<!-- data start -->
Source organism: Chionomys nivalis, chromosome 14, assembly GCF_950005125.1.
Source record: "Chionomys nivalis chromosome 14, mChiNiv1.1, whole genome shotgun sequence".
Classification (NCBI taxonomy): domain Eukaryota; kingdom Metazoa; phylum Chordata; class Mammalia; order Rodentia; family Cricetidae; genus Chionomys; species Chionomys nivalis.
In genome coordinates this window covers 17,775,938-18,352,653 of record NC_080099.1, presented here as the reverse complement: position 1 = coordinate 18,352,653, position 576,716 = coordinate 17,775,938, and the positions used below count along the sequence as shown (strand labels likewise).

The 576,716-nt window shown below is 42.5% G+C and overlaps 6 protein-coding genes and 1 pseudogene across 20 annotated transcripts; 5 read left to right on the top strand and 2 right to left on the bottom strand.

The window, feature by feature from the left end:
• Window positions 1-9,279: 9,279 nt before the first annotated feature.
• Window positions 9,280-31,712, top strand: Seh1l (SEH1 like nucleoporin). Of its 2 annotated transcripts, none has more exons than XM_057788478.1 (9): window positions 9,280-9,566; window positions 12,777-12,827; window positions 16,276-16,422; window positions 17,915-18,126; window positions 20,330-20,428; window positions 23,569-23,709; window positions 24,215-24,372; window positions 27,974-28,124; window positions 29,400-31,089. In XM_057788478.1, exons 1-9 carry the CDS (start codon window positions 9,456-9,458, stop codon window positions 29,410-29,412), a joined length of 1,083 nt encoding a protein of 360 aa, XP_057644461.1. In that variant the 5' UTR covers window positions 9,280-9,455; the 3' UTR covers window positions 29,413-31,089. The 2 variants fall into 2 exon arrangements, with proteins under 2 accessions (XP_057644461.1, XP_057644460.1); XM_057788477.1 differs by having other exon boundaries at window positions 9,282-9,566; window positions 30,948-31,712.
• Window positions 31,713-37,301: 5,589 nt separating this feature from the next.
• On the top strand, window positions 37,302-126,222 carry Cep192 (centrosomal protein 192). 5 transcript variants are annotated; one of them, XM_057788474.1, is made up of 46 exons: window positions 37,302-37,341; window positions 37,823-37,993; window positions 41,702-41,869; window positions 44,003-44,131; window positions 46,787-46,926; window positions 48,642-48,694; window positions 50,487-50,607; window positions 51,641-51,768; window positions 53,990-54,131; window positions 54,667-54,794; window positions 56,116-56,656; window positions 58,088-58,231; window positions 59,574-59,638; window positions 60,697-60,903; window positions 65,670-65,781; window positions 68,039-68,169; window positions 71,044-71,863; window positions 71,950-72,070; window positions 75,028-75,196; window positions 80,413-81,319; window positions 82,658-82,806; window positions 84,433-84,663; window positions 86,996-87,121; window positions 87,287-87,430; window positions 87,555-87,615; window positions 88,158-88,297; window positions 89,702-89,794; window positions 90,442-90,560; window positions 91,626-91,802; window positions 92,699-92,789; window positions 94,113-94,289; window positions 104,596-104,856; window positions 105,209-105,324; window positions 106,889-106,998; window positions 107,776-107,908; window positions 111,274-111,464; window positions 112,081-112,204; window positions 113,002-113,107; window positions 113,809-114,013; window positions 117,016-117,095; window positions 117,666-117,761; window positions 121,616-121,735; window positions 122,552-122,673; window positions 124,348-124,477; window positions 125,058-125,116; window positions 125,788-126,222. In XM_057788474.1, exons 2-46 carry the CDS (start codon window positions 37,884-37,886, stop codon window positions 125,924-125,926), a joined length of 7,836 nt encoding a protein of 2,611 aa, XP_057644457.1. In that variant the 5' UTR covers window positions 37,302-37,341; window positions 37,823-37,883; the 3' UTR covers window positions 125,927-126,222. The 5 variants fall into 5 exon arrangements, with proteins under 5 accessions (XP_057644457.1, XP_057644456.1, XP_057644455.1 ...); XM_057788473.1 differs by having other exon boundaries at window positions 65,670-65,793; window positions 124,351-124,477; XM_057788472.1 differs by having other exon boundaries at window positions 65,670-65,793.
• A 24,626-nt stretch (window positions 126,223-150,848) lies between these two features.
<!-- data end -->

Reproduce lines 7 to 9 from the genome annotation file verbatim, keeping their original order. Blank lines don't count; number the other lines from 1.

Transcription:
• Window positions 1-9,279: 9,279 nt before the first annotated feature.
• Window positions 9,280-31,712, top strand: Seh1l (SEH1 like nucleoporin). Of its 2 annotated transcripts, none has more exons than XM_057788478.1 (9): window positions 9,280-9,566; window positions 12,777-12,827; window positions 16,276-16,422; window positions 17,915-18,126; window positions 20,330-20,428; window positions 23,569-23,709; window positions 24,215-24,372; window positions 27,974-28,124; window positions 29,400-31,089. In XM_057788478.1, exons 1-9 carry the CDS (start codon window positions 9,456-9,458, stop codon window positions 29,410-29,412), a joined length of 1,083 nt encoding a protein of 360 aa, XP_057644461.1. In that variant the 5' UTR covers window positions 9,280-9,455; the 3' UTR covers window positions 29,413-31,089. The 2 variants fall into 2 exon arrangements, with proteins under 2 accessions (XP_057644461.1, XP_057644460.1); XM_057788477.1 differs by having other exon boundaries at window positions 9,282-9,566; window positions 30,948-31,712.
• Window positions 31,713-37,301: 5,589 nt separating this feature from the next.